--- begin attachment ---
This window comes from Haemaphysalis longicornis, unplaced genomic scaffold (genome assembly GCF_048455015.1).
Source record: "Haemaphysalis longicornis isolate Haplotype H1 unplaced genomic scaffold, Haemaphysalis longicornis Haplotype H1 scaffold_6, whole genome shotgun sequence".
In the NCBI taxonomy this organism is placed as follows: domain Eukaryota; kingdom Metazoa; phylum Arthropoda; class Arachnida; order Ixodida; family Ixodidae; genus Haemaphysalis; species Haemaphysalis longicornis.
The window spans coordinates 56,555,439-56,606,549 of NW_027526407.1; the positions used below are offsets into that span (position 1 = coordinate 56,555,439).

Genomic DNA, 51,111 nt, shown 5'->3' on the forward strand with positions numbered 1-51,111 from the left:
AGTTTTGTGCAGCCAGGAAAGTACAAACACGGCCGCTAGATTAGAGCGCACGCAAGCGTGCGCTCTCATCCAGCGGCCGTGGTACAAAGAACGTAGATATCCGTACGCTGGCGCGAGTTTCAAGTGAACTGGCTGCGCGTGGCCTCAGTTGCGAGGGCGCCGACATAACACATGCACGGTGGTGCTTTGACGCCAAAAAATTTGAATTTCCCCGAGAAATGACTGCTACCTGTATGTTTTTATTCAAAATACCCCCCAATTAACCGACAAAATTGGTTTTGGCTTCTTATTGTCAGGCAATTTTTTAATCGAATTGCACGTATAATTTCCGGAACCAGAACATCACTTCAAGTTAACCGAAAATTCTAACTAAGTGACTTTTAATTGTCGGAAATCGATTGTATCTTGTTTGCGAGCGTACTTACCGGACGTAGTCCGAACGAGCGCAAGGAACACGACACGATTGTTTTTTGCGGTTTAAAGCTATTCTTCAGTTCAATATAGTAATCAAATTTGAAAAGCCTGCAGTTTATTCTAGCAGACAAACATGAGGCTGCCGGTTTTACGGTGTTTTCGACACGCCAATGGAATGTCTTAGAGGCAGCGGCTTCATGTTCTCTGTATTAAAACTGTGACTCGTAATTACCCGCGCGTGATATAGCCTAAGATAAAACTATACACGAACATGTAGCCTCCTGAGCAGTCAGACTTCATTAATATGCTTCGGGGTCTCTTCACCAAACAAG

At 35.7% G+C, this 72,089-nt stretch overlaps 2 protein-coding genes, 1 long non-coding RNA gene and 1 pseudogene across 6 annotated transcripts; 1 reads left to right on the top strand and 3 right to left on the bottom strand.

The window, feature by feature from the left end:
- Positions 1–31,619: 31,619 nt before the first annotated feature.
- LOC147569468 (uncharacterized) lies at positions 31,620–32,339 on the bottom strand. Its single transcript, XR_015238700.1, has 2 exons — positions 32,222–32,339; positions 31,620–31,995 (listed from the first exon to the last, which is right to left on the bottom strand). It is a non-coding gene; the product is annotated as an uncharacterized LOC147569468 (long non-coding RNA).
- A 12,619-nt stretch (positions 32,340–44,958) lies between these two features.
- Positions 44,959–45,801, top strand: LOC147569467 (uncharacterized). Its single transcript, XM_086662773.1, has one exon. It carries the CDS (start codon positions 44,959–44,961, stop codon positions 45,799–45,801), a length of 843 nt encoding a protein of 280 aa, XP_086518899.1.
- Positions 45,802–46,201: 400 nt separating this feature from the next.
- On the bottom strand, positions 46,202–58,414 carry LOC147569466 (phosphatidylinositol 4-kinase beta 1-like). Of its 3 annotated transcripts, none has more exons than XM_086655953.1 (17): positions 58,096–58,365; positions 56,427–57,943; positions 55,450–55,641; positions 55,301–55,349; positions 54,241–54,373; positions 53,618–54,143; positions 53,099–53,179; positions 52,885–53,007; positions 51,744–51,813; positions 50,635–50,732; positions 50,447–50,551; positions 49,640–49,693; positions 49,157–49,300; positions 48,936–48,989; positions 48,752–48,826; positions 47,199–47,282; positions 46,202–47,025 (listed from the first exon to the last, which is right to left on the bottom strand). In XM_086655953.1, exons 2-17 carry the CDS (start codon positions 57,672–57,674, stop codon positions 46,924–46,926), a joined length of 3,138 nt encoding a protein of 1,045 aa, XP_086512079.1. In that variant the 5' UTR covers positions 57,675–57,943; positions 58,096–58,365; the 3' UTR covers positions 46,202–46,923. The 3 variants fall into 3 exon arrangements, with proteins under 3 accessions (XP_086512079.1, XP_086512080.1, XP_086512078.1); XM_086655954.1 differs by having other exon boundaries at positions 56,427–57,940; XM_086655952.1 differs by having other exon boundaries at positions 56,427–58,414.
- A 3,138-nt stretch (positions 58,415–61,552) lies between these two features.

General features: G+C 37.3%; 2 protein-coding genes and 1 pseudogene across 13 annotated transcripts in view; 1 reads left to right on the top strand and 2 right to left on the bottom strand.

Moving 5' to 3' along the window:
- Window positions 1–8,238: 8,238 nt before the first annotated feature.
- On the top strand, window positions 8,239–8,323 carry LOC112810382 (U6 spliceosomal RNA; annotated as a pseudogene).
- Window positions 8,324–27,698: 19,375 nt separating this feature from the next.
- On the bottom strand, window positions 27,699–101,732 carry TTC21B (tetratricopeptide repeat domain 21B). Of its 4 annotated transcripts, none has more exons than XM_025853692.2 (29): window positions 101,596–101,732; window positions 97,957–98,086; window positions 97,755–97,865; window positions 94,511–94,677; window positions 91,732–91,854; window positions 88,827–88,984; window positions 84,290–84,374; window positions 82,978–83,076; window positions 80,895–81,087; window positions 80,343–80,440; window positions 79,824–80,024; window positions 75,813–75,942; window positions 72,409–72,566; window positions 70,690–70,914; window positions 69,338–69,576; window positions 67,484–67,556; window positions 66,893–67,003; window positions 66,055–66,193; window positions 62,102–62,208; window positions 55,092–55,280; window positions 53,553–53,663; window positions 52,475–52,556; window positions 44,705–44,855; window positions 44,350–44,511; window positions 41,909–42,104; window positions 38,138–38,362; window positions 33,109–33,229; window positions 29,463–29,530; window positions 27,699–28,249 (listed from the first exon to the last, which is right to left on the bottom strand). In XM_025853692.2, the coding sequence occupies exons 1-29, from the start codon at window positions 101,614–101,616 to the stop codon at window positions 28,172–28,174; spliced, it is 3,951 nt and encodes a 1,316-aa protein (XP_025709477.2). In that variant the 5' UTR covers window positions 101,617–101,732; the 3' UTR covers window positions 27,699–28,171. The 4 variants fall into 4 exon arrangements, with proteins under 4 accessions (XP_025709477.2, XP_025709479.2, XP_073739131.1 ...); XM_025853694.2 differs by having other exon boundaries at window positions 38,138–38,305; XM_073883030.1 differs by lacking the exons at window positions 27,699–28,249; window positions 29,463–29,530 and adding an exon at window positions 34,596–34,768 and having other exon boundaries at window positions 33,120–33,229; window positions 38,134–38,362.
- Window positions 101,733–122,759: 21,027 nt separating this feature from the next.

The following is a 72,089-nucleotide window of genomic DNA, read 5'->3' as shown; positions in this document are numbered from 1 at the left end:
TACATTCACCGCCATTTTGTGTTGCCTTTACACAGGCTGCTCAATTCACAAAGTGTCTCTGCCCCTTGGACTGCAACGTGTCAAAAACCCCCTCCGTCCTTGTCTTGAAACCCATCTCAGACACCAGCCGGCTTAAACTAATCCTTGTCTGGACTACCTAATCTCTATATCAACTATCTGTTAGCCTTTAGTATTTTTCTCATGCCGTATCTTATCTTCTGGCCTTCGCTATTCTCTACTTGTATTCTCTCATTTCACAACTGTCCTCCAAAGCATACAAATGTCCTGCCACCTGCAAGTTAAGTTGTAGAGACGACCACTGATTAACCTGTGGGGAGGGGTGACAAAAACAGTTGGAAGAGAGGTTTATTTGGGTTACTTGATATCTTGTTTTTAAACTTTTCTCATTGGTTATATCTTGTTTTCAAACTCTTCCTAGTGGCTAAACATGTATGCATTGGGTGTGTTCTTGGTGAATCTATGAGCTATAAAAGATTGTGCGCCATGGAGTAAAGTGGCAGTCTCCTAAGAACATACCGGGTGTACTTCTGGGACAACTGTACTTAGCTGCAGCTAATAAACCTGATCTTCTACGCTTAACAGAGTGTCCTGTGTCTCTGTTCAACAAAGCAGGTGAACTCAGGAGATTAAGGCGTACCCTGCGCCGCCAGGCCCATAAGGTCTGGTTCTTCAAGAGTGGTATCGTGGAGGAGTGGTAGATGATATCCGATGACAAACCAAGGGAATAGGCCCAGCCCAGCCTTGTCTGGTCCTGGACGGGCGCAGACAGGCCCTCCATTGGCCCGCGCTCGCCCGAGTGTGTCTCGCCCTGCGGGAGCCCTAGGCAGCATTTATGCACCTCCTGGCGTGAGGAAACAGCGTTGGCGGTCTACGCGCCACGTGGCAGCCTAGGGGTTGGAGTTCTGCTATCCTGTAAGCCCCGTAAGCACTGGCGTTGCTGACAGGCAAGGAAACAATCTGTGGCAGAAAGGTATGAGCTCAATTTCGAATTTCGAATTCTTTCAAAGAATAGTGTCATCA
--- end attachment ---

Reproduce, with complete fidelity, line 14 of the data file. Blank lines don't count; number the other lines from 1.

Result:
- On the bottom strand, positions 46,202–58,414 carry LOC147569466 (phosphatidylinositol 4-kinase beta 1-like). Of its 3 annotated transcripts, none has more exons than XM_086655953.1 (17): positions 58,096–58,365; positions 56,427–57,943; positions 55,450–55,641; positions 55,301–55,349; positions 54,241–54,373; positions 53,618–54,143; positions 53,099–53,179; positions 52,885–53,007; positions 51,744–51,813; positions 50,635–50,732; positions 50,447–50,551; positions 49,640–49,693; positions 49,157–49,300; positions 48,936–48,989; positions 48,752–48,826; positions 47,199–47,282; positions 46,202–47,025 (listed from the first exon to the last, which is right to left on the bottom strand). In XM_086655953.1, exons 2-17 carry the CDS (start codon positions 57,672–57,674, stop codon positions 46,924–46,926), a joined length of 3,138 nt encoding a protein of 1,045 aa, XP_086512079.1. In that variant the 5' UTR covers positions 57,675–57,943; positions 58,096–58,365; the 3' UTR covers positions 46,202–46,923. The 3 variants fall into 3 exon arrangements, with proteins under 3 accessions (XP_086512079.1, XP_086512080.1, XP_086512078.1); XM_086655954.1 differs by having other exon boundaries at positions 56,427–57,940; XM_086655952.1 differs by having other exon boundaries at positions 56,427–58,414.